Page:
How do you introduce yourself, scientifically? My name is David Kolchmeyer and I am a theoretical physicist. I’m interested in quantum gravity, which is a theory of gravity that obeys the rules of quantum mechanics. Quantum mechanics is the fundamental framework upon which much of my field is built. I’m most interested in the properties of black holes, which are a good system for studying quantum gravity. … Continue reading What Does A Theoretical Physicist Do?
by Piyush Nandafigures by Corena Loeb In an area devastated by deforestation, an 18-month-old toddler from the nearest settlement, Meliandou in Guinea, was seen playing around a fallen tree swarming with bats. The child then contracted a mysterious illness, which spread to many who came in contact. After it had already killed 30 people, the illness was identified as Ebola. Comprehensive studies have since connected … Continue reading Are Pandemics the Cost of Human Recklessness Towards Nature?
Koby Ljunggren is a first-year Ph.D. student in the Biophysics Program at Harvard University. Abby Knecht is a second year graduate student in the Molecules Cells and Organisms program at Harvard University where she is studying self versus non-self recognition in bacteria. Cover image by Image by stokpic from Pixabay. This biography is part of our “Picture a Scientist” initiative. To learn more about the amazing … Continue reading Herman Branson: a pivotal figure in protein biology
by Koby Ljunggren Proteins are much more complex than the number on a nutrient label. They serve as the building blocks for every process that keeps your cells alive. To do this, proteins must be able to mold into many different shapes to carry out their intended function. In every fundamental biology classroom around the globe, students are taught about two major 3D shapes in … Continue reading Herman Branson: a pivotal figure in protein biology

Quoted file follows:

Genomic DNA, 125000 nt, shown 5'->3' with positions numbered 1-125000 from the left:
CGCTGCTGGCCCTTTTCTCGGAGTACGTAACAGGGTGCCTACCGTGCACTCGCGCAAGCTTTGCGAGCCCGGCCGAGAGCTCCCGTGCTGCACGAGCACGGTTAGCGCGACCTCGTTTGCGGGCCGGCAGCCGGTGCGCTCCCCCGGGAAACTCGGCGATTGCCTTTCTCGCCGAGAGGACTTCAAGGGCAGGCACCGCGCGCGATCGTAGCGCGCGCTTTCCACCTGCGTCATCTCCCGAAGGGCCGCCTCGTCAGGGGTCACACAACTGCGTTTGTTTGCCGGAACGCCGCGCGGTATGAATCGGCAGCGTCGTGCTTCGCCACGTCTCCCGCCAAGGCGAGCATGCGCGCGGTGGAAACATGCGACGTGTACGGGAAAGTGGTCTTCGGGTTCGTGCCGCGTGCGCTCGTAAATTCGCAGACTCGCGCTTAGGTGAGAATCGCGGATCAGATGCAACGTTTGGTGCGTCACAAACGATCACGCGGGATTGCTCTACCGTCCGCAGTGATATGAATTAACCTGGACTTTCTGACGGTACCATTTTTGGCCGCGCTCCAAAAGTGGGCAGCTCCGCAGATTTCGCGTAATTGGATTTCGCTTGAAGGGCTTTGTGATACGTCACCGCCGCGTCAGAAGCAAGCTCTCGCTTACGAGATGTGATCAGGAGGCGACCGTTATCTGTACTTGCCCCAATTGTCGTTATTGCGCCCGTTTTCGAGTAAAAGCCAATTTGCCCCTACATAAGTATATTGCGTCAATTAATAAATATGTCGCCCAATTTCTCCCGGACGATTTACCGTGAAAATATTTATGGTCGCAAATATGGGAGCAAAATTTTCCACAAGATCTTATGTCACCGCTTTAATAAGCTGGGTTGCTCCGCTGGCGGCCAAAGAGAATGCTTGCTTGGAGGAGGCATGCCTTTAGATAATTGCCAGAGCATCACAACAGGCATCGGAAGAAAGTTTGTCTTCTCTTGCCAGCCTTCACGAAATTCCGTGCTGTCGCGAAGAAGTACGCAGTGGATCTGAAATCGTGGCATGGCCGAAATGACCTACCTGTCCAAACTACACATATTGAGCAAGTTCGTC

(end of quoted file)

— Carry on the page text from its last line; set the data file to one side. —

Brown tree snakes have been found to climb large trees by shaping their bodies into a lasso pattern. Continue reading Brown Tree Snakes Found to Lasso Their Way Up Large Trees
Using electrical inputs and CRISPR biology, researchers have programmed bacteria to encode binary data. Continue reading Scientists Store Data in DNA of Living Bacteria
by Dawn Chenfigures by Daniel Utter Did you know that the divorce rate in Maine strongly correlates with the per capita consumption of margarine? Wow, maybe abstaining from margarine prevents divorce! I can definitely imagine a pop-media article with this eye-catching title. Before throwing out all margarine to save your marriage, an intelligent reader like you would probably think to yourself: “what absurdity, it’s probably … Continue reading When Correlation Does Not Imply Causation: Why your gut microbes may not (yet) be a silver bullet to all your problems
What do arthritis and COVID-19 have in common? A name that’s all too familiar? An immune system gone haywire? Possibly more? Continue reading Arthritis Drugs May Help Combat COVID-19
Base repair editing may be the cure for a genetic mutation leading to childhood aging syndrome. Continue reading Gene Editing Discovery Could End Childhood Premature Aging Syndrome
Two-way transmission of SARS-CoV-2 between animal and humans found on mink farms. What does this mean for the current – and potentially future – COVID-19 epidemic? Continue reading Two-Way Transmission of SARS-CoV-2 Between Humans and Minks on Mink Farms